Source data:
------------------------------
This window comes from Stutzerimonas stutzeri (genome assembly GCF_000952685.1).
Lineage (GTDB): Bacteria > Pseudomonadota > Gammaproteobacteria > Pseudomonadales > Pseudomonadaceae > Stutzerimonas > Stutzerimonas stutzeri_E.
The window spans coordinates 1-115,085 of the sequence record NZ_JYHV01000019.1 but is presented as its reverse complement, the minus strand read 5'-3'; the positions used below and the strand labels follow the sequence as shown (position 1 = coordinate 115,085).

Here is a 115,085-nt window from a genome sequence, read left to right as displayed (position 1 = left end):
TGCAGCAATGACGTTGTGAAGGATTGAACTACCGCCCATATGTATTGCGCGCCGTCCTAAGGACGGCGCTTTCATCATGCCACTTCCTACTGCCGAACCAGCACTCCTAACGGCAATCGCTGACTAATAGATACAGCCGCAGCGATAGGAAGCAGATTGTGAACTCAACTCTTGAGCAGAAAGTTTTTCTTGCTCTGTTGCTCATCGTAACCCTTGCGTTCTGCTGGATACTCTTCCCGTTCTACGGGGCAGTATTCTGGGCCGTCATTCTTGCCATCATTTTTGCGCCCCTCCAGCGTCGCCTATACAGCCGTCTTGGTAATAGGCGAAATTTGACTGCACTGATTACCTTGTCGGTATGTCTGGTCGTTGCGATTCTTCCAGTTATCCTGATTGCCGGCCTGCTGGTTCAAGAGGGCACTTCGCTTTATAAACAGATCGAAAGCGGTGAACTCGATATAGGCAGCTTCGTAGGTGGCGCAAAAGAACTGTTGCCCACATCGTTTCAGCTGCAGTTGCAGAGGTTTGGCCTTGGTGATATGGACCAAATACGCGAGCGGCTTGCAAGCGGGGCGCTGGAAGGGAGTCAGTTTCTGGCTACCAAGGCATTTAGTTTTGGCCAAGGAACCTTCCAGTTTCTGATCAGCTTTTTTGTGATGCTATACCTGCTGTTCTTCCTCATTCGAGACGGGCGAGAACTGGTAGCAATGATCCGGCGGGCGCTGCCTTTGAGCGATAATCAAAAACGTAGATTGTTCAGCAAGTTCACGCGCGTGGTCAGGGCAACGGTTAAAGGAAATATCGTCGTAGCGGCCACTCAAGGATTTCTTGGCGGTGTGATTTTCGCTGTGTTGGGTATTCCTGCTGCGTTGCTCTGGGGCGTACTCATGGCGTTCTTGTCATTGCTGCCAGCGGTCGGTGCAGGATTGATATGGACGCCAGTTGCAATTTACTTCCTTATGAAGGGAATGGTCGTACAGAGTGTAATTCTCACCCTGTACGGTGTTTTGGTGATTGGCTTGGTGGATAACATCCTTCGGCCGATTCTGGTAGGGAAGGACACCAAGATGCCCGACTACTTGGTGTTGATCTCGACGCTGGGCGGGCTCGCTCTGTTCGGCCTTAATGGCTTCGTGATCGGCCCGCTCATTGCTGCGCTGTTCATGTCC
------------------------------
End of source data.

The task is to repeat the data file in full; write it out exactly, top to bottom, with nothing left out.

This window comes from Stutzerimonas stutzeri (genome assembly GCF_000952685.1).
Lineage (GTDB): Bacteria > Pseudomonadota > Gammaproteobacteria > Pseudomonadales > Pseudomonadaceae > Stutzerimonas > Stutzerimonas stutzeri_E.
The window spans coordinates 1-115,085 of the sequence record NZ_JYHV01000019.1 but is presented as its reverse complement, the minus strand read 5'-3'; the positions used below and the strand labels follow the sequence as shown (position 1 = coordinate 115,085).

Here is a 115,085-nt window from a genome sequence, read left to right as displayed (position 1 = left end):
TGCAGCAATGACGTTGTGAAGGATTGAACTACCGCCCATATGTATTGCGCGCCGTCCTAAGGACGGCGCTTTCATCATGCCACTTCCTACTGCCGAACCAGCACTCCTAACGGCAATCGCTGACTAATAGATACAGCCGCAGCGATAGGAAGCAGATTGTGAACTCAACTCTTGAGCAGAAAGTTTTTCTTGCTCTGTTGCTCATCGTAACCCTTGCGTTCTGCTGGATACTCTTCCCGTTCTACGGGGCAGTATTCTGGGCCGTCATTCTTGCCATCATTTTTGCGCCCCTCCAGCGTCGCCTATACAGCCGTCTTGGTAATAGGCGAAATTTGACTGCACTGATTACCTTGTCGGTATGTCTGGTCGTTGCGATTCTTCCAGTTATCCTGATTGCCGGCCTGCTGGTTCAAGAGGGCACTTCGCTTTATAAACAGATCGAAAGCGGTGAACTCGATATAGGCAGCTTCGTAGGTGGCGCAAAAGAACTGTTGCCCACATCGTTTCAGCTGCAGTTGCAGAGGTTTGGCCTTGGTGATATGGACCAAATACGCGAGCGGCTTGCAAGCGGGGCGCTGGAAGGGAGTCAGTTTCTGGCTACCAAGGCATTTAGTTTTGGCCAAGGAACCTTCCAGTTTCTGATCAGCTTTTTTGTGATGCTATACCTGCTGTTCTTCCTCATTCGAGACGGGCGAGAACTGGTAGCAATGATCCGGCGGGCGCTGCCTTTGAGCGATAATCAAAAACGTAGATTGTTCAGCAAGTTCACGCGCGTGGTCAGGGCAACGGTTAAAGGAAATATCGTCGTAGCGGCCACTCAAGGATTTCTTGGCGGTGTGATTTTCGCTGTGTTGGGTATTCCTGCTGCGTTGCTCTGGGGCGTACTCATGGCGTTCTTGTCATTGCTGCCAGCGGTCGGTGCAGGATTGATATGGACGCCAGTTGCAATTTACTTCCTTATGAAGGGAATGGTCGTACAGAGTGTAATTCTCACCCTGTACGGTGTTTTGGTGATTGGCTTGGTGGATAACATCCTTCGGCCGATTCTGGTAGGGAAGGACACCAAGATGCCCGACTACTTGGTGTTGATCTCGACGCTGGGCGGGCTCGCTCTGTTCGGCCTTAATGGCTTCGTGATCGGCCCGCTCATTGCTGCGCTGTTCATGTCC